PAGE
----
Twentieth Century

120 High Street | Reading Room Home | Hours

The collection includes annual reports, 1883-2000, submissions to the United Nations Commission on Human Rights (UNCHR) and other related bodies, 1965-2000, ephemera & publications of Anti-Slavery International, 1980-2000, and publications and reports of Anti-Slavery International and its predecessors, 1880-1979.

120 High Street | Library Home | Hours

Highlights include recordings by the Fisk University Jubilee Singers and the Tuskegee Institute Singers as well as excerpts from Booker T. Washington’s famous “Atlanta Compromise” speech. The Beinecke Library holds complementary material related to blackface minstrelsy and spirtuals, including sheet music for the original “Jim Crow.”

121 Wall Street | Library Home | Hours

Although not focused primarily on slavery and abolition, this collection is a key resource for understanding the history of race in America. In addition to Johnson’s papers, there are significant manuscript materials from W. E. B. DuBois, Walter White, Poppy Cannon White, Dorothy Peterson, Chester Himes, Langston Hughes, Richard Wright, Jean Toomer, Arna Bontemps, Countee Cullen, Zora Neale Hurston, Claude McKay, and Wallace Thurman.

128 Wall Street | Archives Home | Hours

John W. Blassingame served as the acting chairman of Afro-American studies at Yale (1971-1972, 1976-1977) and as chairman (1981-1989). In the mid-1970s, he also became the editor and publisher of the papers of Frederick Douglass. He wrote and edited numerous works on the history of slavery in America. The papers consist of electrostatic copies of reseach materials and note cards used in the preparation of Blassingame’s 1971 Yale University Ph.D., A Social and Economic History of the Negro in New Orleans, 1860-1880.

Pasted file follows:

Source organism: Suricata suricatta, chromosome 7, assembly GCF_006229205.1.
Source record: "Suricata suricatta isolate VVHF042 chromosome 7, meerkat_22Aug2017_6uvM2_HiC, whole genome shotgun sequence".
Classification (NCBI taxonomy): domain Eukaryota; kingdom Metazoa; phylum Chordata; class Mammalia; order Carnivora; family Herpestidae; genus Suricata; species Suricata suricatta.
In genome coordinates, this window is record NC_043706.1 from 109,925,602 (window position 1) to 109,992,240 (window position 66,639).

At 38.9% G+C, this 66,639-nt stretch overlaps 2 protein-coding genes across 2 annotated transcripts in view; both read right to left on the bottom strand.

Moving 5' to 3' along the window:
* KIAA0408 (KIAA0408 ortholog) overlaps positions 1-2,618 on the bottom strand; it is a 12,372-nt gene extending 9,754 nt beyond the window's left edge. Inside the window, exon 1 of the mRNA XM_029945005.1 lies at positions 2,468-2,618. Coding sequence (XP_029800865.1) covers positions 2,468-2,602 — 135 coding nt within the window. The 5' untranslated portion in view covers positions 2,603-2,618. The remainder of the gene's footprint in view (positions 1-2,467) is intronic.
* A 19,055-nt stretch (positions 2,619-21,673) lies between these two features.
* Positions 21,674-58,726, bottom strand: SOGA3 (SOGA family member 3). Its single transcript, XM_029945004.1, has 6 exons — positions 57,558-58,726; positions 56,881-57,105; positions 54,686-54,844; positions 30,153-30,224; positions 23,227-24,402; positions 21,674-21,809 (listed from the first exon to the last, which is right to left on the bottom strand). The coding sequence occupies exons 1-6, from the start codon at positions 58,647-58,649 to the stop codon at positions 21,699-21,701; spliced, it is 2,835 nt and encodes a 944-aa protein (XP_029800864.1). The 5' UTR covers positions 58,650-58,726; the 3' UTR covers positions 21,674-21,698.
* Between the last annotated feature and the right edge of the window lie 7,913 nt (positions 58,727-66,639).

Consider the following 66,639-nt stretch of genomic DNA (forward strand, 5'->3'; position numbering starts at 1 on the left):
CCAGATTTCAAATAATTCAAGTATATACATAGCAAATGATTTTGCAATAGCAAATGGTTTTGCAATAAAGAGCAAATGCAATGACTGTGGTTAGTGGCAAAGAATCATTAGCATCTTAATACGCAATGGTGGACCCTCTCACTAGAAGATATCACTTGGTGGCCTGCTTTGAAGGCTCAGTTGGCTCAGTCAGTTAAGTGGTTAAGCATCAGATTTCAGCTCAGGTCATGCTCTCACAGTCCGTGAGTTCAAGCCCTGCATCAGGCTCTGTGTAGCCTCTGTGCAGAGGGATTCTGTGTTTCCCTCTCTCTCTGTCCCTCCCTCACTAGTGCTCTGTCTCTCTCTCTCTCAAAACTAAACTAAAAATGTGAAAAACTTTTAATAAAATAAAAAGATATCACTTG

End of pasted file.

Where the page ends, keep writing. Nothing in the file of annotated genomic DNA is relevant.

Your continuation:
Correspondence, diaries, writings, photographs, scrapbooks, research materials, and miscellanea documenting the personal life and literary career of Katherine Mayo, an author of several historical and investigative articles, essays, and books from 1896 to 1940. Prior to Mayo’s success as a literary figure she was employed by Oswald Garrison Villard to conduct extensive field research for his biography of John Brown. The collection includes a piece of the rope allegedly used to hang Brown.

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